Yorgos Lanthimos’s tragi-comedy The Favourite is set in the 18th-century English court of Queen Anne (Olivia Colman) and boasts three of the best female performances you’ll see this year. Colman herself is perfect as the stubborn, childish, often tragic monarch; depressed, suicidal, and constantly in pain with gout. Queen Anne isn’t a good ruler, as she’s too tired and nervous to make decisions, so relies on her friend and lover Lady Sarah Churchill (Rachel Weisz, who in return asks the Queen to double land tax and fund a war with France to enhance her husband’s (Mark Gatiss) status. Robert Harley (Nicholas Hoult, having the most fun in a powdered wig) leads a forceful opposition to this funding, demanding a peace treaty in order to save money and lives.
Sarah and Anne’s mutually beneficial arrangement changes when Abigail (Emma Stone), Sarah’s younger cousin, arrives at court in hopes of employment. It doesn’t take long for the two-faced Abigail to make her way into Anne’s bedchamber, soothing her ailments and wheeling her around the castle. This prompts a power struggle between the two women, with the men unknowing pawns in their ambitious plans. There are hints, albeit more expletive and kinky, of All About Eve (1950) to their love-power triangle but, for a film about sex, it’s one of the least exploitive lesbian films in years.
The Favourite perfectly mixes personal and political triumphs and loses. Written by Deborah Davis and Tony McNamara, the dialogue is razor-sharp and often incredibly funny, delivered perfectly by the three lead actresses. While The Favourite lacks the oddity and stilted performances of Lanthimos’s previous work The Lobster (2015) and The Killing of a Sacred Deer (2017), it still has the amusing absurdity that many find uncomfortable. Some of the highlights include the incongruity of things against the historical setting, like a very contemporary dance routine and the Tories’ hobby of throwing food at naked men. Much like the director’s previous work, it reveals the bleakness of human nature and showcases the cruelty of society.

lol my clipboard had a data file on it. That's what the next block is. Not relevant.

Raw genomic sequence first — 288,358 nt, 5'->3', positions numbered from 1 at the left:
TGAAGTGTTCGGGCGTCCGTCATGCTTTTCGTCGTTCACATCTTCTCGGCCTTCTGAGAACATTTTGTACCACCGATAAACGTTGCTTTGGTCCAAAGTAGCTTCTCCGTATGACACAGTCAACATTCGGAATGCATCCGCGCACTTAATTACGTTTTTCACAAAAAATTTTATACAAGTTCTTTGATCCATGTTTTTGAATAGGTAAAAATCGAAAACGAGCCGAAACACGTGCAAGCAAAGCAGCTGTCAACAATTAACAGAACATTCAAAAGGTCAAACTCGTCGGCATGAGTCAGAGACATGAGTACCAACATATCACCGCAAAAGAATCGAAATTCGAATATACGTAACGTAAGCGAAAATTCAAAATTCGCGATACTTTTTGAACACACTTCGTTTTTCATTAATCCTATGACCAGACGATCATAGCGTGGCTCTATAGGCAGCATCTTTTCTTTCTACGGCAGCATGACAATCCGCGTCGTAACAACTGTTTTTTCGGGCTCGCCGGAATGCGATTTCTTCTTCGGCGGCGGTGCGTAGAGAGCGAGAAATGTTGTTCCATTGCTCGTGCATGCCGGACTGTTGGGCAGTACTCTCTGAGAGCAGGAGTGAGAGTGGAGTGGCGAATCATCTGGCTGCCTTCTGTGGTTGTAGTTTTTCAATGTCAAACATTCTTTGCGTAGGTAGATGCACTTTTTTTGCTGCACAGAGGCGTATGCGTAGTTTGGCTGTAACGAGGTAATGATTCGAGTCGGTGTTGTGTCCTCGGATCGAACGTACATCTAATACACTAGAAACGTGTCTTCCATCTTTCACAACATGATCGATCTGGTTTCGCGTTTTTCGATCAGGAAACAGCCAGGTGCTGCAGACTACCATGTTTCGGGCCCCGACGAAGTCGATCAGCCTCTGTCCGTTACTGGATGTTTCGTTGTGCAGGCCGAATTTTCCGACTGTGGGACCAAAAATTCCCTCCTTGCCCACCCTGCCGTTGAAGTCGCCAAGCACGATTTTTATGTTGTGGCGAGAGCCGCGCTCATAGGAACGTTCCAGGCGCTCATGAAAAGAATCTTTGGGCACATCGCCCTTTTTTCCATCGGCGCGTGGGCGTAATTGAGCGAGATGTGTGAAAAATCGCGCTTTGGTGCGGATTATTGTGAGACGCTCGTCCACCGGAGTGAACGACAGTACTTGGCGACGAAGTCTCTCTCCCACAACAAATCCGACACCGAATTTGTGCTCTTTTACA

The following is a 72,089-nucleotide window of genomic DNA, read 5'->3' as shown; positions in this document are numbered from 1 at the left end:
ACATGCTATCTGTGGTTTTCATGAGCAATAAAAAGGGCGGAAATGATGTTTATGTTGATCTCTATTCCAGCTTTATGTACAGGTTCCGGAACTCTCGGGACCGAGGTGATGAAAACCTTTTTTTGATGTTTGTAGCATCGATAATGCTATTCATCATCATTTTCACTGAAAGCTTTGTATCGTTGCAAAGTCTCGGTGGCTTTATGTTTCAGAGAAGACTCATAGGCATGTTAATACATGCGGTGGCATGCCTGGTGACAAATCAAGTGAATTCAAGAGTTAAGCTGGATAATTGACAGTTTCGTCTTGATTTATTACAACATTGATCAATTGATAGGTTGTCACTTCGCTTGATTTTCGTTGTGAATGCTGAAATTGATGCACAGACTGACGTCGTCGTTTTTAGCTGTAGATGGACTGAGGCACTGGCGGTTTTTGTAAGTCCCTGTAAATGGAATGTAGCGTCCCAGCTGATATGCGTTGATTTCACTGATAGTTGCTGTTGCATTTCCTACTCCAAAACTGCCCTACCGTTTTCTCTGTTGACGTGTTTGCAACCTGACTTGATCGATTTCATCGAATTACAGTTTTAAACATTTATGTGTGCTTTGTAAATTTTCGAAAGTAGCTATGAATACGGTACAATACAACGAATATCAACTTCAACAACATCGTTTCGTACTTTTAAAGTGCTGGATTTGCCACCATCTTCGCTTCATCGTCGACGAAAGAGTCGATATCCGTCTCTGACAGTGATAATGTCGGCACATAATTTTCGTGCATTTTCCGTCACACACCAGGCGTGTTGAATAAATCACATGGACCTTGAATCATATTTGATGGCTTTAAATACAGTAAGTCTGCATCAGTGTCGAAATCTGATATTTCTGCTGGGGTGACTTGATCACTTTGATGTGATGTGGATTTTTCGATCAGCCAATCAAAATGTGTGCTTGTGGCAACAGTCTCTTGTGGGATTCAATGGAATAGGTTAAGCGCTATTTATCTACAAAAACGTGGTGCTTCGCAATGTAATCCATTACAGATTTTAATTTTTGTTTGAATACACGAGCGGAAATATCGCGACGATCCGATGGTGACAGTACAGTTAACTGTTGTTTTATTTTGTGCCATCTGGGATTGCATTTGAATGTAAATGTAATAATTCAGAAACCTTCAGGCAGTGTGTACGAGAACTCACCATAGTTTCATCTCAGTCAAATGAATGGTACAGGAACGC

Despite being a costume drama it feels more modern than its corset-wearing peers. If you’re not a fan of usual uptight period films, don’t let the historical setting put you off. The language is vulgar and hilarious, with the women dropping put-downs at blink-and-miss-it speed. The modern absurdist attitude is only enhanced by Robbie Ryan’s cinematography, which often uses fisheye lenses to bend the corners of rooms like you’re watching everything through a CCTV camera.
The soundtrack is the biggest problem with The Favourite, as the strains of Handel, Purcell, and Vivaldi sometimes overwhelm scenes. The music is loud and unsettled, which adds to the off-kilter atmosphere, but it can also be distracting and painful to listen to.
Thankfully, while The Favourite could have fallen down a strange rabbit hole without strong enough performances, Colman has never been better as a childish monarch having many temper tantrums. A less talented actress would play up the role for laughs, but Coleman perfectly mixes the comedy with real pathos. Weisz is steely and fearless as Sarah, using physical comedy and sharpness to get her own way, while Stone delivers a career-best performance as she negotiates between innocence and determination, switching between two personalities.
The film excels more in the first half, where it’s a little funnier and less tragic, as the quick-witted one-liners are sorely missed in the third act of The Favourite. But, overall, this is a triumphant drama about confident women grasping for power using their wit and sexuality.
Cast & Crew
director: Yorgos Lanthimos.
writers: Deborah Davis & Tony McNamara.
starring: Olivia Colman, Emma Stone, Rachel Weisz, Nicholas Hoult & Joe Alwyn.